K3MT

presents

FOR 160 METERS

Do you find it hard to get on top band because of the antenna? This is a simple wire
antenna that may be just what you need.

It installs easily, needs no elaborate ground system, yet performs very well.
A small ingenuity solves two conundrums at once – getting the current high in the air,
and lowering the current in a very simple ground system.

Common problems – antenna too large

One way to meet the size problem is by wrapping a loop antenna around the house,
tuned to resonance with a capacitor. With today’s electromagnetic safety concerns this may not be the best way to meet
RF exposure limits.

Another simple approach is a vertical whip with center and/or bottom loading coils.
But a resonant 160 meter vertical is more than 120 feet high. Shorter whips need to be tuned to resonance with coils, and these are lossy.

The best coil may have a Q of 330 or so, and many home-brew coils have Q’s much lower
than that. It’s not uncommon to need 1000 ohms of inductance from a coil of Q=200,
which puts 5 ohms of resistance in series with the antenna.

The antenna’s radiation resistance may well be below 5 ohms, and usually is.
Therefore, most of the power goes into heating the coil and the ground system.
To get the maximum radiated power, antenna current must be as high, both in amperes
and elevation above ground, as possible.

Loaded vertical antennas have a current maximum at the ground. Therefore the
ground system must ‘sink’ this current. Every ohm of ground resistance is critical,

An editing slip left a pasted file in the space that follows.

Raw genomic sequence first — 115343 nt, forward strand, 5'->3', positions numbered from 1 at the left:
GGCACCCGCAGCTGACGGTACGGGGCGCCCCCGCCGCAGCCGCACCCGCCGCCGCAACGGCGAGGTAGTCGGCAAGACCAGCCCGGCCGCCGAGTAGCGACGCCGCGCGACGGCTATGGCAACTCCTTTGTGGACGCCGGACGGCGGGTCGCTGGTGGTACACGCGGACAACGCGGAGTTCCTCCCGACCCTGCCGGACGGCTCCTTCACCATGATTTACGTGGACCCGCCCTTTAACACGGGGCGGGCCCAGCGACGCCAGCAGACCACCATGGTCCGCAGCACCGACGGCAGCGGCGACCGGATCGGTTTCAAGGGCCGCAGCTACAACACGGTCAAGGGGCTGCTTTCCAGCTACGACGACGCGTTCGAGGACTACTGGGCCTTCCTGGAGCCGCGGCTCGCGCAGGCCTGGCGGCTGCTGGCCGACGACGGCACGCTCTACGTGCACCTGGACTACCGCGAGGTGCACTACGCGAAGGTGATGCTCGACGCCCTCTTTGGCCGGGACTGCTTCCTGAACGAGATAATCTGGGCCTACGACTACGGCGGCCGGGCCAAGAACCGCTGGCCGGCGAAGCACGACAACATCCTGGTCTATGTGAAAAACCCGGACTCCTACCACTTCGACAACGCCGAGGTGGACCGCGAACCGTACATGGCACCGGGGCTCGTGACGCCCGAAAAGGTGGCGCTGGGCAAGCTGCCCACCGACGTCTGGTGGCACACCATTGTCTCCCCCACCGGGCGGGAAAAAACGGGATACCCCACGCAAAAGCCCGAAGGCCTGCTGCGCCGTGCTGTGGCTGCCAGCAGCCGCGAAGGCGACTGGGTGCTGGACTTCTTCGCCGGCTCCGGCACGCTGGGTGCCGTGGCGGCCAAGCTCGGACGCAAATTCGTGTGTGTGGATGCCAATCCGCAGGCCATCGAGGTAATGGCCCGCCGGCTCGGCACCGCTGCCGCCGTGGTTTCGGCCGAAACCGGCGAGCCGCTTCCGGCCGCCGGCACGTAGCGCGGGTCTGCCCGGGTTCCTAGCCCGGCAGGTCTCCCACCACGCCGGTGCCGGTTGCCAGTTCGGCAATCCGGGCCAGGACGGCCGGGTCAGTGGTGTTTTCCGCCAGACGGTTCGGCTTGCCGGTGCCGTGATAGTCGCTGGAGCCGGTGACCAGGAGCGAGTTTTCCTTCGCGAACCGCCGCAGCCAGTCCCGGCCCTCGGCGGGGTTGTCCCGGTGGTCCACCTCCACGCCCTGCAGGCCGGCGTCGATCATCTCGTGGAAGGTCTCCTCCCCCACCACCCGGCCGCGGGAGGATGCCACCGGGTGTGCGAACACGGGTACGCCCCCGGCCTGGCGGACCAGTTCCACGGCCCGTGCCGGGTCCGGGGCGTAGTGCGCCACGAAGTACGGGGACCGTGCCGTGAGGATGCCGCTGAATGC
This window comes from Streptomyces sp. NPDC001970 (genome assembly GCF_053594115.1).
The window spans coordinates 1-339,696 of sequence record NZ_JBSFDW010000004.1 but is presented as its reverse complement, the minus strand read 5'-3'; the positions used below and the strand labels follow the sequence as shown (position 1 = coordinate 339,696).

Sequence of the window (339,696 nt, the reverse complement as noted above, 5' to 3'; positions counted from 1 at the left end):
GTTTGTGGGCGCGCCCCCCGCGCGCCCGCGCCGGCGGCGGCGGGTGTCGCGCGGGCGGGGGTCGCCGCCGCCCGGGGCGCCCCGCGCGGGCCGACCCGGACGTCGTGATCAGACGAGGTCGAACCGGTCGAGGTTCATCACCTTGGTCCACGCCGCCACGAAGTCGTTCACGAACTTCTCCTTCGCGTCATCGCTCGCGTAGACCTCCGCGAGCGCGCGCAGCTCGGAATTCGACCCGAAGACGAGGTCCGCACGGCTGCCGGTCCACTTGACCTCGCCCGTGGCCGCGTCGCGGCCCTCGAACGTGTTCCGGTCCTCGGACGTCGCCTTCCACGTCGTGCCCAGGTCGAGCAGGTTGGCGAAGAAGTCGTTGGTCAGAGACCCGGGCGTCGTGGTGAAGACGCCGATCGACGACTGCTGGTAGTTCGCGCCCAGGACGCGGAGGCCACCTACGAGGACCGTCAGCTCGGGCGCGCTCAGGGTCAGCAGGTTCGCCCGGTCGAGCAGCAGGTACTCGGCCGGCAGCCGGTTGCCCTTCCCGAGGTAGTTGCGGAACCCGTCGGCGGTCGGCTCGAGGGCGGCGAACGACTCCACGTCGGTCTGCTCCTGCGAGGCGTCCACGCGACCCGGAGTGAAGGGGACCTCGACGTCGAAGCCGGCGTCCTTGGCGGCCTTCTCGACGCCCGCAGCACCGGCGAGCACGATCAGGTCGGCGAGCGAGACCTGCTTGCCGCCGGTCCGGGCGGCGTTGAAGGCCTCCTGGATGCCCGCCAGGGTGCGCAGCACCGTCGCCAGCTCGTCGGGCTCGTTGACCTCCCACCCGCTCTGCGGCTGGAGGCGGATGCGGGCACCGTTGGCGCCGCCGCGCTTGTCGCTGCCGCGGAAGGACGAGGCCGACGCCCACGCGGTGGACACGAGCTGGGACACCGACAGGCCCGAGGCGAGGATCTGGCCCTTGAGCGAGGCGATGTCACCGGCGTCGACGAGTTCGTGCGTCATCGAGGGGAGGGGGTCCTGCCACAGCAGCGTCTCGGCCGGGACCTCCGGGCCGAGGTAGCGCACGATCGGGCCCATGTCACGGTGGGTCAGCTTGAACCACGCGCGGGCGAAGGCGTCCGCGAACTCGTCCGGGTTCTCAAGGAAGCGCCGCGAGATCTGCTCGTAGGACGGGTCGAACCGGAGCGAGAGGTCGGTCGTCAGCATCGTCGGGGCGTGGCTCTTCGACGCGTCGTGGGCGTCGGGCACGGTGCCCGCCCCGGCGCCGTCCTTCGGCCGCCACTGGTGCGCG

as the I-squared R loss in the ground is lost power. In standard (AM) broadcast antennas,
low ground resistance is accomplished by using a minimum of 120 radials spaced
at 3 degree intervals. For amateur work, this is again a formidable undertaking.

A bit of ingenuity

If a 160 meter whip were made more than 135 feet high, the point of maximum current
would no longer be at the ground; its feed impedance would be greater than the
quarter-wave 38 ohm value, and would be inductive, not capacitive.
A series capacitor would be needed to bring it to resonance.

Now, capacitors have higher Q’s than coils – they can easily be more than 1000.
Since a -taller than quarter wave- vertical will both exhibit a higher
radiation resistance (and, hence, a lower feedpoint current), and can be tuned with
a high-Q capacitor, the power lost in the tuning element will be a smaller fraction of
the total power than with base-loaded shorter verticals.

The current throught the capacitor will be lower than that through a loading coil,
and its I-squared R loss will be less than the loss through a tuning coil.
The need to ‘sink’ a lower current in the ground system allows a simplified design
to be used effectively. This, and the other effects just discussed,
lead to a really easy-to-construct vertical for 160 meters.

Some experimentation on the ideas above led me to take 150 feet of insulated #22
hookup wire and draw it through the crown of a cooperating oak tree: the tree is
about 60 feet high. I used my fishing rod, monofilament line, a one-ounce lead ‘egg’
sinker, and a ‘wrist-rocket’ slingshot to put the line over the crown of the tree.

By untying the lead weight at the far end (at ground level) and attaching nylon
‘chalk line,’ I was able to pull the chalk line over the tree back to the starting point.